Brooklyn Tweed Shelter is the star of the architecture-inspired knit Cobogó. This sweater is named for a traditional Brazilian architectural element designed to let sunlight through a wall to create beautiful patterns that shift throughout the day. This boxy cardigan has all the warmth of stranded colourwork and dense cables to see you through the chilly months (or just chilly mornings) but its sunny inspiration will always remind you of warmer days ahead!
We’re totally in love with the gorgeous and subtle colourwork in Florada. Meaning “flowering” in Portuguese, Florida is a beautifully understated sweater with a different take on the floral motif seen in Paula’s Manacá sweater. The pattern uses a fingering/4-ply base (Woolstok Light, Grey Sheep Co. Hampshire, or any of our wool 4-ply/fingering weight wools would work well) and the incredible La Bien Aimée Kumo accents to really stunning effect. We love the tonal play of the sample, but our minds are already reeling with other colour options. How fun would it be to mix Woolstok Light in “Golden Meadow” with Kumo in “Buzz” for a zingy neon riff on the muted tonal story of Paula’s version? We can’t wait to see your version!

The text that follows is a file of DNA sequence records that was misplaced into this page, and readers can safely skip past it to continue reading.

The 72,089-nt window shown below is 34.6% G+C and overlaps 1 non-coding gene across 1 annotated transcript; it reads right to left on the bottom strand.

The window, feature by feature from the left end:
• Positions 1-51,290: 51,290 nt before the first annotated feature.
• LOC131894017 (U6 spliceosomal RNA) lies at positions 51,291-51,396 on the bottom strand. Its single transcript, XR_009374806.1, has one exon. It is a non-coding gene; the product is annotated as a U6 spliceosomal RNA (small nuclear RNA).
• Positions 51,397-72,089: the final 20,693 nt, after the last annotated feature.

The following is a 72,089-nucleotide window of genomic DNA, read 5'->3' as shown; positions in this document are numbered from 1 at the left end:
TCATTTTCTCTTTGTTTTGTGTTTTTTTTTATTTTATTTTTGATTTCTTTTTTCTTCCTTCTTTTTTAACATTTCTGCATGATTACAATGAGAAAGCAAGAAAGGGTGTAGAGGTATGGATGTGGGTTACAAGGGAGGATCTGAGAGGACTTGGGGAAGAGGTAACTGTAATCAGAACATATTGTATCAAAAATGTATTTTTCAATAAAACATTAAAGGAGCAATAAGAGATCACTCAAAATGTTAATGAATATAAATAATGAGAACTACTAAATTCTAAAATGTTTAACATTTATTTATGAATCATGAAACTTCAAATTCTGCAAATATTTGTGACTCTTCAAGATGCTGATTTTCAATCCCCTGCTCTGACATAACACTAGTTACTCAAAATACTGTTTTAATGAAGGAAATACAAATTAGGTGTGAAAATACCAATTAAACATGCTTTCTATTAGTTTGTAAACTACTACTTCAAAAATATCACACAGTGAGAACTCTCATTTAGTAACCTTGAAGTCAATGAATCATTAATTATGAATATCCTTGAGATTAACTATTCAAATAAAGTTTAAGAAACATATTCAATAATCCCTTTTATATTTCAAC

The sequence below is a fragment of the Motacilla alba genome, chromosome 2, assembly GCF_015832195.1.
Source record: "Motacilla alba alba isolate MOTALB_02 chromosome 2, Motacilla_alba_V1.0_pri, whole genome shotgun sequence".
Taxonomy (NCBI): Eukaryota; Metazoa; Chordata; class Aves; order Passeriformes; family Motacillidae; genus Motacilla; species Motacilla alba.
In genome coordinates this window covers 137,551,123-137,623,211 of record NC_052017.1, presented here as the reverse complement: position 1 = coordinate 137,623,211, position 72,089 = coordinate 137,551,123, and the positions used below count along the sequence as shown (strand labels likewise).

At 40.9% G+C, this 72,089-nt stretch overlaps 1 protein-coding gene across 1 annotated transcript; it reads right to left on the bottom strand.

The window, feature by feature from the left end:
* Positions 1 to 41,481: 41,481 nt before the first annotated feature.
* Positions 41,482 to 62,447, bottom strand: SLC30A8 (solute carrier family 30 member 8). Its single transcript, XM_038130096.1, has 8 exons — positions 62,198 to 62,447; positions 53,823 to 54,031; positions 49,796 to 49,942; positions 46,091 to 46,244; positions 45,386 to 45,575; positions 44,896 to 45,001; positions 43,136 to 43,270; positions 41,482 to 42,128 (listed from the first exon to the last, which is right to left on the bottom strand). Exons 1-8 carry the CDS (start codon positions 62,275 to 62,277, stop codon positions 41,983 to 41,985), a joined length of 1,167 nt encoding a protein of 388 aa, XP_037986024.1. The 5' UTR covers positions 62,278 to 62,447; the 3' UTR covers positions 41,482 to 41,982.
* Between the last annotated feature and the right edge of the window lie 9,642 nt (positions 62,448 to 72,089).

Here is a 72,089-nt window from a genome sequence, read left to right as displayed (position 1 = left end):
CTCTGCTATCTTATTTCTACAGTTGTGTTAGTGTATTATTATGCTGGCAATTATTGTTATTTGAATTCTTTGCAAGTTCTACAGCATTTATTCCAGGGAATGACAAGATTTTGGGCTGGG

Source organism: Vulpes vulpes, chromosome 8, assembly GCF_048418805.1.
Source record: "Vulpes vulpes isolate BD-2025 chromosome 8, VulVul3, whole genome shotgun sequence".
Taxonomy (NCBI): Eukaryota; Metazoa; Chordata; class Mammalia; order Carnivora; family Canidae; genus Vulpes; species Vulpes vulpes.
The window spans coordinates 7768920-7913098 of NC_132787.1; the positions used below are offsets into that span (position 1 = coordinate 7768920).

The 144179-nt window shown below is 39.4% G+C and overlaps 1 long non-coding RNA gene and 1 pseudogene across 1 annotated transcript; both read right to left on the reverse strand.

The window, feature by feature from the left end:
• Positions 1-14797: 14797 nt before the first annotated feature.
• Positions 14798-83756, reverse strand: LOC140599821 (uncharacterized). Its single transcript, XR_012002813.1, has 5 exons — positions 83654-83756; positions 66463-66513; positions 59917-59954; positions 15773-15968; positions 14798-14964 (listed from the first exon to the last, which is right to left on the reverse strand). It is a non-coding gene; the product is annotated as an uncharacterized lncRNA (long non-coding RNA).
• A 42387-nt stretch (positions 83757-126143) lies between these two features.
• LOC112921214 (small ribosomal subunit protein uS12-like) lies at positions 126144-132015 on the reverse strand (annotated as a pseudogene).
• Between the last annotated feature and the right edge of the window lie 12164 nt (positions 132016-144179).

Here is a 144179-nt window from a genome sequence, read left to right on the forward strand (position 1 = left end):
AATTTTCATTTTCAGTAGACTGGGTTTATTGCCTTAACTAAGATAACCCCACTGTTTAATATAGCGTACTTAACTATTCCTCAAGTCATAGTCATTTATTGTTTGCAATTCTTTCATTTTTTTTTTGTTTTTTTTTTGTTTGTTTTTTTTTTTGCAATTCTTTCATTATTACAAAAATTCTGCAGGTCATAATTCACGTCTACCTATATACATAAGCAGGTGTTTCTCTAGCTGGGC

We hope you’re excited to be inspired by Paula Pereira’s Textured Knits!
Robinia Kits in Loop’s Special Vintage Pink
We know you all love Anne Ventzel’s Robinia sweater. When we first made kits for this gorgeous knit they sold out almost instantly! We’ve since restocked those kits several times, and now we’re very excited to bring you an extra special version: Robinia in Loop Vintage Pink! Fluffy, romantic, and in one of our favourite colour combos. What’s not to love?
Oh my goodness there are too many wonderful new buttons in the shop. We always love scouring the world for the very best haberdashery bits and pieces to offer and the new additions to our button collection are the crème de la crème. The funky and bold Retro Bird Buttons, fractal-reminiscent Psychedelic Buttons, and simple but darling Baby Wood Flower Button (the swirls in the wood almost make it look like these flowers have little ringlets!) are just a few of the absolute treasure trove of new favourites. Come see for yourself in the shop or on our Haberdashery page!
Wildwood and Flower Power from Mette Mehlsen
Crochet, kits, and naturally dyed colours? Where do we sign up! We have more of Mette Mehlsen’s incredible creative wonders in the shop. Her Wildwood and Flower Power kits virtually need no introduction at this point, and her legendary plant-dyed yarns are unparalleled. We love how each one of these handcrafted scarves turns out a little bit different, as the creator makes subtly different choices about where and how to use colour.
Don’t forget to preorder your copy of Amirisu 26! We previewed this water-themed spring/summer 2023 issue of the magazine on the blog a few weeks ago and we haven’t stopped thinking about it since. This issue hits the shelves (and ships) on 9 June!
Wishing you a woolly weekend.